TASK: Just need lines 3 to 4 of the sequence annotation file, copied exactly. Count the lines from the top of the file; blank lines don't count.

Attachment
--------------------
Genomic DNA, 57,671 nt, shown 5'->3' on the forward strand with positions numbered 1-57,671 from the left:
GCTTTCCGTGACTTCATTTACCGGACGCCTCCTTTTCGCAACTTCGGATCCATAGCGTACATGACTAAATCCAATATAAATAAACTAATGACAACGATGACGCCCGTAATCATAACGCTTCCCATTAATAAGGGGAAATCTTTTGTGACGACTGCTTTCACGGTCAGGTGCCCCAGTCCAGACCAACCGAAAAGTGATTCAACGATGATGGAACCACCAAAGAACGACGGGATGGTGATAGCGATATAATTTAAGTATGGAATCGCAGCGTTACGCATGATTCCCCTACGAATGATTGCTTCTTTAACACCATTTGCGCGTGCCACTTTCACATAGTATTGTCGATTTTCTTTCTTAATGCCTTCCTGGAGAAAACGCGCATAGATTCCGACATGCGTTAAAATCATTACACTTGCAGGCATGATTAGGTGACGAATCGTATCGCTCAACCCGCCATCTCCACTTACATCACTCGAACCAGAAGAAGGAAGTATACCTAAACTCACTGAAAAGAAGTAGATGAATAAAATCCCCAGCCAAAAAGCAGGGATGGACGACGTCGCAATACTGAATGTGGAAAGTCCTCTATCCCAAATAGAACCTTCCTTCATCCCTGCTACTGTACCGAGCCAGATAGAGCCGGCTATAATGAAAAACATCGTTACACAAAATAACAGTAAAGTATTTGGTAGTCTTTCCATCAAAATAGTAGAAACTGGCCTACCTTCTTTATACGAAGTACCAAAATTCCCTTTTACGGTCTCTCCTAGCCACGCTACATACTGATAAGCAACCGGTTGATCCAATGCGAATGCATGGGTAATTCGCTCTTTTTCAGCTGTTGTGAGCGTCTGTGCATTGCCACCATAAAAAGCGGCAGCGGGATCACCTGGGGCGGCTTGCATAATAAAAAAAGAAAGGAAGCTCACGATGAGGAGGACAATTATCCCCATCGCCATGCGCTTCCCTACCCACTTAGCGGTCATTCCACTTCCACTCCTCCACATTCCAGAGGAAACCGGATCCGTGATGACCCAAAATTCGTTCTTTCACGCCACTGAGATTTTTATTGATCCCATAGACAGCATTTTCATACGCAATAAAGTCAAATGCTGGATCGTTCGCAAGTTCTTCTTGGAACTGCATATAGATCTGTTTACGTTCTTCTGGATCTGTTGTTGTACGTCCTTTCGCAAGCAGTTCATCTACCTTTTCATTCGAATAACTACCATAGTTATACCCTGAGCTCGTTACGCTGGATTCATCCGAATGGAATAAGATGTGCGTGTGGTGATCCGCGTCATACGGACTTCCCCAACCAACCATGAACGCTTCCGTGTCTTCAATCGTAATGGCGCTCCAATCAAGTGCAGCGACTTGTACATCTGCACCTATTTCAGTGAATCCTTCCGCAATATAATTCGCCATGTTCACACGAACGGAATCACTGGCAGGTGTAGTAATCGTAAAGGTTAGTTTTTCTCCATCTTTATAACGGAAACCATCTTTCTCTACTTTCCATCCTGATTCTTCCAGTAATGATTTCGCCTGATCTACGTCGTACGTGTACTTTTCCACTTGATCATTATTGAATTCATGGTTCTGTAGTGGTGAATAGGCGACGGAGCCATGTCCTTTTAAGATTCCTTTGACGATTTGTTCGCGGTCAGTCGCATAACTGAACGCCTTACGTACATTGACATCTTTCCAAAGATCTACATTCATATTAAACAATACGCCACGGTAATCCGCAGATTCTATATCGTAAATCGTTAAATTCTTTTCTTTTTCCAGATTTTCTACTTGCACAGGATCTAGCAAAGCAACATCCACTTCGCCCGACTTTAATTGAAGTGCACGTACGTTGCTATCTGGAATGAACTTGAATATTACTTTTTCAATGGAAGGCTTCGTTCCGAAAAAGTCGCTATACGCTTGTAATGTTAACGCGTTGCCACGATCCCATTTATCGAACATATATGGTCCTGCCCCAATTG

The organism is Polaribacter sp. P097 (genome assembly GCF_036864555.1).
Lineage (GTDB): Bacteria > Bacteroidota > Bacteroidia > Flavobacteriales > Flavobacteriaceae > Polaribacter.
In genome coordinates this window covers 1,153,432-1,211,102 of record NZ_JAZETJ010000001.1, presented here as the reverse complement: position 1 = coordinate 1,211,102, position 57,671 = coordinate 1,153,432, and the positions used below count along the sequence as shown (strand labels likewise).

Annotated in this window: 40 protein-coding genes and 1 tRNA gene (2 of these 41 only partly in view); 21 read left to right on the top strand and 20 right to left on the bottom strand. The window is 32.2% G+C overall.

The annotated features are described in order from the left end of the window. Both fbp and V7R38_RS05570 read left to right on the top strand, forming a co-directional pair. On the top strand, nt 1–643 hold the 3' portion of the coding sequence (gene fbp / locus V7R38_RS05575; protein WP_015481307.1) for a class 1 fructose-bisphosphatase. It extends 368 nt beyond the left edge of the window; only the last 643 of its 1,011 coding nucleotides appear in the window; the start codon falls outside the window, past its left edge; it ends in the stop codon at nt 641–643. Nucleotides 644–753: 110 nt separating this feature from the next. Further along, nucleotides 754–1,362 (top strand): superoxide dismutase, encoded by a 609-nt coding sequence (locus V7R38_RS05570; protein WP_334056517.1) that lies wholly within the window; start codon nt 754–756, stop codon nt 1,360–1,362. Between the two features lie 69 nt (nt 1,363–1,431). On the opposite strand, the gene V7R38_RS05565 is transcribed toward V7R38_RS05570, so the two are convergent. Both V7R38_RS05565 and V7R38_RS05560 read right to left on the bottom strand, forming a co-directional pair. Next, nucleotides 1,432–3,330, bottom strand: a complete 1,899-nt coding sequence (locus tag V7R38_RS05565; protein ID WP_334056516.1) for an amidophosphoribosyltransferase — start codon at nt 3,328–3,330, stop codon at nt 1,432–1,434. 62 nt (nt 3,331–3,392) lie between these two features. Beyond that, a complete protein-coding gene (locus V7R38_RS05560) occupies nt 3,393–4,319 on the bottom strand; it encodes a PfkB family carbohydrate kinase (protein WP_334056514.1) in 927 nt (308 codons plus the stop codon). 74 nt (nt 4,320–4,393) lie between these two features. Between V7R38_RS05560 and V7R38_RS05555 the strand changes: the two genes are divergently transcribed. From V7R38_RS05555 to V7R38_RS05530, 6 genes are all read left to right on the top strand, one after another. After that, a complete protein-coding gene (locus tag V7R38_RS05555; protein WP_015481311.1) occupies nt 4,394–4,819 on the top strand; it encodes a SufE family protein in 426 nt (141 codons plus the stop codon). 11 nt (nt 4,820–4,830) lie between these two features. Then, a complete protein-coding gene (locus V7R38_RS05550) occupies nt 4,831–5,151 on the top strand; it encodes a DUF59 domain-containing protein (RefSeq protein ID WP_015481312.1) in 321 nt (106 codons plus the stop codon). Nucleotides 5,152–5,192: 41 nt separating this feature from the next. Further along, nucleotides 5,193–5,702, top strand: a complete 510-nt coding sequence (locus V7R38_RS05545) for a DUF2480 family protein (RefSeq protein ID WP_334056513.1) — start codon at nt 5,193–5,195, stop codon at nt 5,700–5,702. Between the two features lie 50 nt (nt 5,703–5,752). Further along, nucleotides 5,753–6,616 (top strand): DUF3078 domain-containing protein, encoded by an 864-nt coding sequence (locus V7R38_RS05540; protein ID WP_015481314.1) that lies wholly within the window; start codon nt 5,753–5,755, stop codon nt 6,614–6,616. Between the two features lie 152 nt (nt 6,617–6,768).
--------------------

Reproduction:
The organism is Polaribacter sp. P097 (genome assembly GCF_036864555.1).
Lineage (GTDB): Bacteria > Bacteroidota > Bacteroidia > Flavobacteriales > Flavobacteriaceae > Polaribacter.